Friday, January 13, 2012

LiNKing with Our Audience

A few days ago, Vicki wrote about the success of the first videoconference between an iNK Authors on Call author and students in Bogert School in New Jersey. I happened to be the author in that interaction, but I believe that all of us will have similar successes connecting with the students. Before each of us skypes with them, the students will be familiar with some of our work, and just the idea of having a “real author” interested in them is an exciting prospect. Real people write those books—wow! The enthusiasm of Bogert's devoted teachers also rubs off on the students, and the special projects they will undertake give them a change from routine classroom work. All the elements area there for a successful project.
A key element in what we’re doing that makes our interactions different from a traditional school visit is that we skype with the teachers first and find out what they would like to see in the students as a result of “meeting” their author. Different teachers can have very different goals. For example, Jason and Chris, “my” teachers, hoped that I could help their students to connect with their own real worlds, with their day to day environments, and to become curious about them and begin to ask “why” questions.
As a 20th century kind of person, I tend to attribute the students’ disconnect with what I would call the “real world” to their incessant contact with input from outside worlds—music from their ipods, text messages on their cell phones, comments on their Face Book pages, and so on. These sources of “information” have little or nothing to do with the environment through which the students are moving on a day to day basis. As a result, when a teacher asks the students what in their lives sparks their curiosity, what around them might they want to learn more about, they have no answer. They are so wrapped up in those outside worlds that they are disconnected from the actual world in which they eat, sleep, and go to school.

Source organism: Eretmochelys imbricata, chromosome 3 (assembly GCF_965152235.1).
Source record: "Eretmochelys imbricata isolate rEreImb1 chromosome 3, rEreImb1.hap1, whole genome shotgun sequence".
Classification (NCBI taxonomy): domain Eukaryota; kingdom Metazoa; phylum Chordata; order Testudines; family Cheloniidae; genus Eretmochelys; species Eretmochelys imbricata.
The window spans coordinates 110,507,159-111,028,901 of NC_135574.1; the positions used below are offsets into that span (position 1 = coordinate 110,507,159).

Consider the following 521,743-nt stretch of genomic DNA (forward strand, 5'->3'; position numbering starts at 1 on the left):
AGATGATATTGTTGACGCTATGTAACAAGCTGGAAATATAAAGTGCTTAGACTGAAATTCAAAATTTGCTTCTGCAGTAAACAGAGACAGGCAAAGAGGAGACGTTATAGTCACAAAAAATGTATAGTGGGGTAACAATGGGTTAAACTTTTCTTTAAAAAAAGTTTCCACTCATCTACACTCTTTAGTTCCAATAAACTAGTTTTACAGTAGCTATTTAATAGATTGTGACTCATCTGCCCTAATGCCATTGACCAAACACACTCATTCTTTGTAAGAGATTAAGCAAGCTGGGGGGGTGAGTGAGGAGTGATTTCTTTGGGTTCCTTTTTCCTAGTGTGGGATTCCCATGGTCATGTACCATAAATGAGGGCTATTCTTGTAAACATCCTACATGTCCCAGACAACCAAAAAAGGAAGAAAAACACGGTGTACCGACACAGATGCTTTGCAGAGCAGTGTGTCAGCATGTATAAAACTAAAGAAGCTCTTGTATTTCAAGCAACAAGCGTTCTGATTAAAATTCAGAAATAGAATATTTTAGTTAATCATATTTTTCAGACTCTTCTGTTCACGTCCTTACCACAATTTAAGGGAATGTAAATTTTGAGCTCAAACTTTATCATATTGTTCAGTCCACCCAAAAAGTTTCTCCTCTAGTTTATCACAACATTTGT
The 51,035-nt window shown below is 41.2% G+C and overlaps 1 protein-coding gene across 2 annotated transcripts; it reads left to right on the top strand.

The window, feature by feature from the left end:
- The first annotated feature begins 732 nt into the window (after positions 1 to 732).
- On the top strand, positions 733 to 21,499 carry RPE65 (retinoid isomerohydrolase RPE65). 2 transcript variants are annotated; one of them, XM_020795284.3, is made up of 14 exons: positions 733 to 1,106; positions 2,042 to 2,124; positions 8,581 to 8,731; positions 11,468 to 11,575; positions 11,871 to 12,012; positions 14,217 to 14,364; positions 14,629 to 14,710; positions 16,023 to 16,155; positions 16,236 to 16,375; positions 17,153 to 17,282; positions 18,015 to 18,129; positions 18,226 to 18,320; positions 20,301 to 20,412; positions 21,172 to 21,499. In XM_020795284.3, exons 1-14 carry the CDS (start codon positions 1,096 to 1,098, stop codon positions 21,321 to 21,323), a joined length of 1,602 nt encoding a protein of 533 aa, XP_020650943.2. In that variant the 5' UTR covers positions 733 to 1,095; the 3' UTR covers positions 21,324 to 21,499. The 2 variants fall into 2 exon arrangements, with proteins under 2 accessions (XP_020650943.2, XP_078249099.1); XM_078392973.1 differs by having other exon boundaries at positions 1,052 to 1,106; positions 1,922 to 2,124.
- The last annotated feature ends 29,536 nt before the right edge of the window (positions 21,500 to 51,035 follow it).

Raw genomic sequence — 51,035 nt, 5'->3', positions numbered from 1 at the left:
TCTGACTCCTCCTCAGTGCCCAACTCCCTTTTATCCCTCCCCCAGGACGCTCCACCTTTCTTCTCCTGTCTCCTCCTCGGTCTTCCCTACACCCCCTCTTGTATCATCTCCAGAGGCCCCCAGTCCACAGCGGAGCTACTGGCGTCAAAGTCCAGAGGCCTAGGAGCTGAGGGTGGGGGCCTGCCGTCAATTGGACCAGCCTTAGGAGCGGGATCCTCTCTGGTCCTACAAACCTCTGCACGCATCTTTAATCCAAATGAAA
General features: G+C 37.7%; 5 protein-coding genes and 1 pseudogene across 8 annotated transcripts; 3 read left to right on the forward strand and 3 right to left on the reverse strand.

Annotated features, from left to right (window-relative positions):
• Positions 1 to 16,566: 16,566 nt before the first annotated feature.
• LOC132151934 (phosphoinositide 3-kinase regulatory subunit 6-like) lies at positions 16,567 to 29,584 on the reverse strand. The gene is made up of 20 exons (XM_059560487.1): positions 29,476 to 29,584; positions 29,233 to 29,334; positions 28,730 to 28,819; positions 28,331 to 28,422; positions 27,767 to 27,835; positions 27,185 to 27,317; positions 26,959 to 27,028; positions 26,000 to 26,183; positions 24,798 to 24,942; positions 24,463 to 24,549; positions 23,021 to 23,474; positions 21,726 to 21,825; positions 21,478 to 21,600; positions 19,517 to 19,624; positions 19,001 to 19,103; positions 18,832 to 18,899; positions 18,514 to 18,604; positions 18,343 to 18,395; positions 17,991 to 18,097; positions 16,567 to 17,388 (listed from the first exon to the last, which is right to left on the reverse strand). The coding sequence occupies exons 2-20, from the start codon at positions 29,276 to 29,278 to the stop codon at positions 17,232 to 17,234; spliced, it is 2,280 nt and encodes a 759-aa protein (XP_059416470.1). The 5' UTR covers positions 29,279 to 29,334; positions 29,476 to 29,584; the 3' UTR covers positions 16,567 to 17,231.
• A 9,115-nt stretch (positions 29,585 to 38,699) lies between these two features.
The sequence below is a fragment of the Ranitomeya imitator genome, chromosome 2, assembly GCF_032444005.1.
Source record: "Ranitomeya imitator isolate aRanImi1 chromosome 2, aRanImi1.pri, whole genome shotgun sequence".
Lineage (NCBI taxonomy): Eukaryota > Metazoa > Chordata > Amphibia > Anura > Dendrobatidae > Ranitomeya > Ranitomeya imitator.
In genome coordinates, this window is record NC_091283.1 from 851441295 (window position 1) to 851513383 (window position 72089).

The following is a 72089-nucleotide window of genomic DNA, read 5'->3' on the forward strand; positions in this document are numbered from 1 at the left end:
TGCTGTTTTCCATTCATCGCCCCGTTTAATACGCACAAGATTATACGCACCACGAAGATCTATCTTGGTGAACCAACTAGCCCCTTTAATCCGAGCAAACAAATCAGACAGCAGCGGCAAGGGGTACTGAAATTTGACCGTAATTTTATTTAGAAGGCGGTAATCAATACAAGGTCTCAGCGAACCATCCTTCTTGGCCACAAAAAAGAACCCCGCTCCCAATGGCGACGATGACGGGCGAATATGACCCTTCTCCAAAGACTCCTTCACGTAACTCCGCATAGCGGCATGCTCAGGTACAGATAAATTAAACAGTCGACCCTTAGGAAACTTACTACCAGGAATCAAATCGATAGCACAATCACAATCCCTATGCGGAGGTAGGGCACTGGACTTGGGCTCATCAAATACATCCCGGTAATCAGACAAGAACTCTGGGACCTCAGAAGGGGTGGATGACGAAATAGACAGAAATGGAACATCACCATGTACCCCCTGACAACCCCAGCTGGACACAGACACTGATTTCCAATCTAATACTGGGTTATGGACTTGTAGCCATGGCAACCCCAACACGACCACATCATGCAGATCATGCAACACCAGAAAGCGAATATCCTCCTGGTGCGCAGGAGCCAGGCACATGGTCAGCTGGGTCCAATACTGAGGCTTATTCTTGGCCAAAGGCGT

So, when I talked to the students, I suggested they take a look around as they go home from school and start to wonder—why do some trees loose their leaves in the fall and others don’t? Where do the ants go when they disappear into a crack in the sidewalk? That sort of thing. From what Jason and Chris have indicated, some of the students are awakening to their environments, and the classes as a whole got truly engaged in our interaction. From five time zones away (I was in Hawaii), I could feel their enthusiasm as they murmured to one another while watching my slide show. As for me, this experience is only strengthening my knowledge that the two things in life that most help me “come to life” are learning new things and communicating the excitement of learning to others. I think that’s a powerful motivating force for all of us who have chosen to write nonfiction books for children, and connecting directly with our readers, even from far away, gives us a special high we can’t get in any other way. It's a win-win process.


Anonymous said...

This was a fascinating post. My personal research focuses on on how I, as a parent, can cultivate healthy curiosity in my own children. A recent article by Clifford Stoll in Education Today supports what you've encountered first-hand. When children have too many inputs -- TV, video games, Facebook, cell phones, computer games -- they don't have the quiet time necessary to think, reflect and cultivate curiosity. I'm currently reading Dava Sobel's "A More Perfect Heaven" about Copernicus. I always marvel at how these "Renaissance men" could puzzle out their new discoveries. I am convinced that one reason they could do such great things is because they had far fewer external stimuli to busy their minds.

Unknown said...

Thoughtful and provocative, Dorothy! It shows how much the iNK program can contribute if educators can disconnect themselves from their own fixations with improving test scores and smell the roses.

Dorothy Patent said...

Good point, creatingcuriouskids! I find that even as an 'older person' I get caught up in the things my computer has to offer and get lost. My local writer friends and I are all having trouble focusing these days, so two colleagues and I are going on a week-long writing retreat where we'll be forced to focus on our writing. The internet will be available, but we'll keep our computers in Word as much as possible! And we won't have the usual daily distractions.

Peggy T said...

Hi Dorothy,
What a great project to be a part of. I am all for encouraging kids to connect with their environment, and like your suggestion that the kids ask themselves more questions. I notice that kids don't really observe things unless it is framed by some electronic device.